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Eosinophilic Esophagitis (EoE)

Eosinophilic esophagitis (EoE) is an allergic reaction. It occurs in the esophagus. This is the tube that leads from the mouth down to the stomach. The immune system responds to an allergen by making white blood cells called eosinophils. The esophagus then becomes red and swollen. It can then get scarred and narrowed. EoE is much more common in people with asthma or allergies.

Outline of woman showing mouth, esophagus, and stomach.

What causes eosinophilic esophagitis?

Researchers are working to understand the causes of EoE. It may be caused by allergens in the environment. Or it may be caused by food allergens. Foods that are often found to be the cause of EoE include wheat, dairy, eggs, and soy. You may be at higher risk for EoE if you have a family history of allergies or EoE. There may be a genetic link.

Symptoms of eosinophilic esophagitis

Symptoms of EoE vary from person to person and may include:

  • Trouble swallowing or painful swallowing

  • Chest pain

  • Pain in the belly (abdomen)

  • Vomiting

  • Food getting stuck in the throat (a medical emergency)

  • Heartburn

Diagnosing eosinophilic esophagitis

Your healthcare provider will ask about your health history and symptoms. Some people are tested for allergies. But allergy testing is not always helpful in this condition. You will likely have an endoscopy. A thin, flexible tube (endoscope) is passed through your mouth and down your throat. The scope has a camera. This lets your provider look at your esophagus. The provider will check for signs of inflammation. They will take tissue samples (biopsies). They are looked at under the microscope for an increased number of eosinophils. In some cases, stretching (dilation) will be done if the esophagus is narrowed.

Other diseases can cause eosinophils in the esophagus. These include GERD (gastroesophageal reflux disease) and inflammatory bowel disease. Your provider will check for these.

Treatment for eosinophilic esophagitis

You will likely work with special doctors for treatment. You may see an allergy doctor. And you may see a doctor who treats digestive problems (gastroenterologist). Your treatment may include:

  • Medicine. No medicines can cure EoE. But some can help reduce the redness and swelling. These include corticosteroids and proton pump inhibitors. Some new medicines used for allergies and asthma may help eosinophilic esophagitis.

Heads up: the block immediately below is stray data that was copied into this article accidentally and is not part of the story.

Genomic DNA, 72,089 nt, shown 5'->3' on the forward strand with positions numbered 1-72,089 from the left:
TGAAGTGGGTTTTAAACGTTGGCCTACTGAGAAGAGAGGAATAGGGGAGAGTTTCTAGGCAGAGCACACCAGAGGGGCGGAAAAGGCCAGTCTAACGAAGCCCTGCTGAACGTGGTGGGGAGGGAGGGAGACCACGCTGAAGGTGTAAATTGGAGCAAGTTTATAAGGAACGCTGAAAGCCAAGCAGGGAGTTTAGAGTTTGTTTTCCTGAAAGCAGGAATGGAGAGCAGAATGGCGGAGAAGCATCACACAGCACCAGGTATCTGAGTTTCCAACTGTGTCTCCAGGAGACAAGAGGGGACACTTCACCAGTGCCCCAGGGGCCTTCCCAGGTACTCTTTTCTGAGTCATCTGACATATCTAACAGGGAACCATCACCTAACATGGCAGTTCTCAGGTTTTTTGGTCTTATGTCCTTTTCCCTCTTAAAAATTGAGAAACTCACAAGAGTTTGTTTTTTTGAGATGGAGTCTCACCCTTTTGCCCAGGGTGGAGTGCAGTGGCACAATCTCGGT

• Elimination diet. Not eating certain foods can also help reduce the redness and swelling in your esophagus. These may include dairy, eggs, wheat, soy, peanuts, tree nuts, and fish. Dairy, eggs, wheat, and soy are the most common causes. Your healthcare team will give you a plan for finding out what foods may cause your symptoms. This will likely include an elimination diet. On this type of diet, you eat very few foods at first. You then slowly add more foods to see if you have a reaction. An EoE reaction may take days or weeks to develop. Keep this in mind when starting a food elimination diet. It may take some time after avoiding a food to see if that strategy worked.

Living with EoE

You can help manage EoE by learning what things cause your allergic reaction. You will need to stay away from these things to prevent symptoms of EoE. If medicines are prescribed, take them as directed. If you have trouble swallowing, your healthcare provider can advise certain eating habits to improve your symptoms. A repeat endoscopy is sometimes needed to check for improvement in the esophagus. EoE can get worse over time. That's why it's important to take your medications, follow any specific diet, and follow up with your providers.

When to call your healthcare provider

Call your healthcare provider if you have any of the following:

  • Chest pain

  • Unexplained weight loss

  • Vomiting 

Call 911

Call 911 if you have:

  • Food stuck in your throat

  • Trouble breathing or talking

  • Trouble handling your spit or secretions

  • Chest pain

Online Medical Reviewer: Jen Lehrer MD
Online Medical Reviewer: L Renee Watson MSN RN
Online Medical Reviewer: Marianne Fraser MSN RN
Date Last Reviewed: 9/1/2022
© 2000-2024 The StayWell Company, LLC. All rights reserved. This information is not intended as a substitute for professional medical care. Always follow your healthcare professional's instructions.
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